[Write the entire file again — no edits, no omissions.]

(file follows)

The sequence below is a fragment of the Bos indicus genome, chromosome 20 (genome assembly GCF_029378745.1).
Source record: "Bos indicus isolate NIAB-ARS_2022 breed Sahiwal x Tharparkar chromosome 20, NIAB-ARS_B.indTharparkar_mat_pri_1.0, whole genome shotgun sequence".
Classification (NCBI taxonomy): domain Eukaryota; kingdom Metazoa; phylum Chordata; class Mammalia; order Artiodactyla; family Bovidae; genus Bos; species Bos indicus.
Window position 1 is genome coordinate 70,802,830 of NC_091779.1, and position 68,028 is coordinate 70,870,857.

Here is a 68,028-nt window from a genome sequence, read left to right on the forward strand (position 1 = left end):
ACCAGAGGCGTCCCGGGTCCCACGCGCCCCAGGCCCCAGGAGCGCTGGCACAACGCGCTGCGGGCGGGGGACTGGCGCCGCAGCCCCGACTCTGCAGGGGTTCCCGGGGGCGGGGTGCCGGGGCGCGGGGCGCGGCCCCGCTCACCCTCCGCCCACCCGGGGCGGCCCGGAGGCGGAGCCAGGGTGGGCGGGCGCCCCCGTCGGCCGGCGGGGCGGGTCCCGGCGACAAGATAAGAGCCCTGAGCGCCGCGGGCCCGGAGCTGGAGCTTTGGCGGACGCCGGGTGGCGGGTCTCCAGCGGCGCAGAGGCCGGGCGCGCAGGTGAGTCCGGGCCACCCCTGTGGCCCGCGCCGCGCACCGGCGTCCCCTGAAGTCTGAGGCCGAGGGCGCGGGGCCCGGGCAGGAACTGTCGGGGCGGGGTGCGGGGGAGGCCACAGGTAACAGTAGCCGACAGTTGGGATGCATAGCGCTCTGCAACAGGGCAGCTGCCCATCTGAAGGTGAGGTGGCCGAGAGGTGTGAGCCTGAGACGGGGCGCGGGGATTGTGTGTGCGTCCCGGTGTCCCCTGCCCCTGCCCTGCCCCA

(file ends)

The sequence below is a fragment of the Bos indicus genome, chromosome 20 (genome assembly GCF_029378745.1).
Source record: "Bos indicus isolate NIAB-ARS_2022 breed Sahiwal x Tharparkar chromosome 20, NIAB-ARS_B.indTharparkar_mat_pri_1.0, whole genome shotgun sequence".
Classification (NCBI taxonomy): domain Eukaryota; kingdom Metazoa; phylum Chordata; class Mammalia; order Artiodactyla; family Bovidae; genus Bos; species Bos indicus.
Window position 1 is genome coordinate 70,802,830 of NC_091779.1, and position 68,028 is coordinate 70,870,857.

Here is a 68,028-nt window from a genome sequence, read left to right on the forward strand (position 1 = left end):
ACCAGAGGCGTCCCGGGTCCCACGCGCCCCAGGCCCCAGGAGCGCTGGCACAACGCGCTGCGGGCGGGGGACTGGCGCCGCAGCCCCGACTCTGCAGGGGTTCCCGGGGGCGGGGTGCCGGGGCGCGGGGCGCGGCCCCGCTCACCCTCCGCCCACCCGGGGCGGCCCGGAGGCGGAGCCAGGGTGGGCGGGCGCCCCCGTCGGCCGGCGGGGCGGGTCCCGGCGACAAGATAAGAGCCCTGAGCGCCGCGGGCCCGGAGCTGGAGCTTTGGCGGACGCCGGGTGGCGGGTCTCCAGCGGCGCAGAGGCCGGGCGCGCAGGTGAGTCCGGGCCACCCCTGTGGCCCGCGCCGCGCACCGGCGTCCCCTGAAGTCTGAGGCCGAGGGCGCGGGGCCCGGGCAGGAACTGTCGGGGCGGGGTGCGGGGGAGGCCACAGGTAACAGTAGCCGACAGTTGGGATGCATAGCGCTCTGCAACAGGGCAGCTGCCCATCTGAAGGTGAGGTGGCCGAGAGGTGTGAGCCTGAGACGGGGCGCGGGGATTGTGTGTGCGTCCCGGTGTCCCCTGCCCCTGCCCTGCCCCA